Can an ash body and maple neck REALLY make this much difference?

Discussion in 'Telecaster Discussion Forum' started by DHart, Feb 10, 2019.

  1. boris bubbanov

    boris bubbanov Tele Axpert Ad Free Member

    Feb 24, 2007
    New Orleans, LA + in the
    If you really want to know, I will tell you.

    But you're not going to like what you read.

    The differences are these (perhaps in order):

    Bridge design, saddle design. Neck construction type, neck section, type of truss rod perhaps. The nature of the pickup chosen. Chance.

    We instinctively choose pickups to be paired with other pickups and so you naturally need a differently voiced neck pickup to complement a T style single coil bridge pickup as opposed to a PAF. All these wiring choices you're making, first have to be to make the existing guitar more functional as a whole or you could (I wouldn't) sacrifice the function of one guitar to try to make it more similar to another. So these will innately tend to diverge in tone in this way.

    All the other stuff with the ash or alder, maple or rosewood is more or less happenstance. In other words you can find examples that meet the various Stereotypes of the wood species but the next ash body or maple neck won't clearly demonstrate adherence to this supposed pattern.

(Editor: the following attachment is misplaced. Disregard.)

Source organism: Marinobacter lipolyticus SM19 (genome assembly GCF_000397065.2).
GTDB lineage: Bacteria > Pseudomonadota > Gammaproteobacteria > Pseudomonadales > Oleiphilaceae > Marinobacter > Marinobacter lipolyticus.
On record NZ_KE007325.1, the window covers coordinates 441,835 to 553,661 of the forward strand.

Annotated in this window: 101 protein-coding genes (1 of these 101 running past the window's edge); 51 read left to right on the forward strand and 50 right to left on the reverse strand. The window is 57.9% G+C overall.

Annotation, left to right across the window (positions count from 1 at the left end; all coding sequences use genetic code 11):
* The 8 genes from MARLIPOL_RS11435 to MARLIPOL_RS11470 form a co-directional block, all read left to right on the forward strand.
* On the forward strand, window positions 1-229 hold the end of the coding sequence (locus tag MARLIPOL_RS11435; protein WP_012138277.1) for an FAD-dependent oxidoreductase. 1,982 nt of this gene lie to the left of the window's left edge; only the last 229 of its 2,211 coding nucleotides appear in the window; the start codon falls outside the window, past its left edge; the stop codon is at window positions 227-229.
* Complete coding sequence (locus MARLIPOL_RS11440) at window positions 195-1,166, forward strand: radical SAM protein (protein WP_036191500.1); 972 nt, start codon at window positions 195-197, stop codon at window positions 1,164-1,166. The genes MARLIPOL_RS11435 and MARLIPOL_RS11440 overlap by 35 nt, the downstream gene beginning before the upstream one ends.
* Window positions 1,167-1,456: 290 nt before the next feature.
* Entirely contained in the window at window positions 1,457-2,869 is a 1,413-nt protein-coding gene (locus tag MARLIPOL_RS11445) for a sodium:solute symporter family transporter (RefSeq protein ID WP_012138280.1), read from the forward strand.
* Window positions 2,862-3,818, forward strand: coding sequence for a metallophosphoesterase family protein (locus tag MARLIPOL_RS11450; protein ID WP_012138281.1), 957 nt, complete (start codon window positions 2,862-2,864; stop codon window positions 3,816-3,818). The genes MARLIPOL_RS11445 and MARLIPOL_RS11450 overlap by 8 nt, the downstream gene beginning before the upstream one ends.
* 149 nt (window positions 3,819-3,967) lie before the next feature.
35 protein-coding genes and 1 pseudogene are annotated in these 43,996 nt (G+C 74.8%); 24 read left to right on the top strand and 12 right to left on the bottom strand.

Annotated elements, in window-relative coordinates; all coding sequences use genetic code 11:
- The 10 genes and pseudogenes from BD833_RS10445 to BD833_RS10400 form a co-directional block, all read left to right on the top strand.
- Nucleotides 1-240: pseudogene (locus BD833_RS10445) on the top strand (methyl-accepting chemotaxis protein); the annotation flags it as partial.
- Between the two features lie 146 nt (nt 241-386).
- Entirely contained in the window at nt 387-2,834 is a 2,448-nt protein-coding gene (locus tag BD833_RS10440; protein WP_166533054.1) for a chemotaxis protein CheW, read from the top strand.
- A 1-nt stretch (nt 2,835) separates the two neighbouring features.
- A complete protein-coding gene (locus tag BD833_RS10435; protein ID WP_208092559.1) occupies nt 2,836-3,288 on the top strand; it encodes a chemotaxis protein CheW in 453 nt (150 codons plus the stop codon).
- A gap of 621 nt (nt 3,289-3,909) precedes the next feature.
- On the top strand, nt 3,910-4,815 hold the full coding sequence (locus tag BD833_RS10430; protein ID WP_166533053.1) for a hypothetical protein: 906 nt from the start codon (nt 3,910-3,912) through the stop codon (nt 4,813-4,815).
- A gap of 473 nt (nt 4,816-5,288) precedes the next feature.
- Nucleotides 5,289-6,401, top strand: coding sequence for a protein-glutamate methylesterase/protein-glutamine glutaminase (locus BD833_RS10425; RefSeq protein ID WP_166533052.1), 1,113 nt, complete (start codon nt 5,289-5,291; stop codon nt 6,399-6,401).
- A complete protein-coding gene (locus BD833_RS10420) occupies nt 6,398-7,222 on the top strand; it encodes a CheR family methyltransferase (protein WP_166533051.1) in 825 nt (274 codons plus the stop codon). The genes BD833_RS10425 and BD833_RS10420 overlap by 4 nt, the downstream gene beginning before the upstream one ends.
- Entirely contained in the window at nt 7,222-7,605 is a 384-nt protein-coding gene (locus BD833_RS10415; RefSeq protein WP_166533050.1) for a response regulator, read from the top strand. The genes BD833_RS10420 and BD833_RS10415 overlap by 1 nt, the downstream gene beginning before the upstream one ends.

2. jimgchord

    jimgchord Tele-Afflicted

    Apr 3, 2018
    Except that the electronics aren't the sane
  3. jim777

    jim777 Tele-Meister

    Mar 16, 2004
    South New Jersey
    If all those difference didn't add up to actually sounding different I don't know how I'd explain the next guitar to the Mrs. :)
  4. DHart

    DHart Friend of Leo's

    Oct 12, 2012
    Scottsdale, AZ USA
    Hi Boris... yes indeed every difference contributes in some small way to why the guitars are so different in brightness of tone. Initially, I thought the maple/ash Tele was much brighter than the rosewood/alder Tele primarily (though probably not entirely) due to the differences in woods.

    You may not have read through this thread to know, but I found that the pickups themselves were primarily responsible for the tone difference, with the guitars themselves playing something of a lesser role.

    I had installed a relatively dark-toned pickup (Twang King) in a relatively dark-toned guitar (rosewood/alder), and the result was sort of a 'doubly' dark tone. A fairly dramatic result which fell far short of the sparkly brightness that I like to hear. The result was dark enough that even a 930k volume pot and no-load tone pot couldn't compensate adequately, for my liking.

    When I installed the comparatively bright Cavalier Lioness pickup in the rosewood/alder guitar, I was able to achieve the degree of brightness that I wanted, with a 350k volume pot.

    Here it is now... and it sounds great!

    Last edited: Feb 15, 2019
    Richie-string likes this.
  5. Crawldaddy

    Crawldaddy Tele-Holic

    Dec 12, 2006
    Bridge pickup is a Fralin Blues Special, the Twang King is very dark by comparison, too much contrast between the two.

    The capacitor in series lifts the muddiness and allows the two pickups to have better tonal balance.
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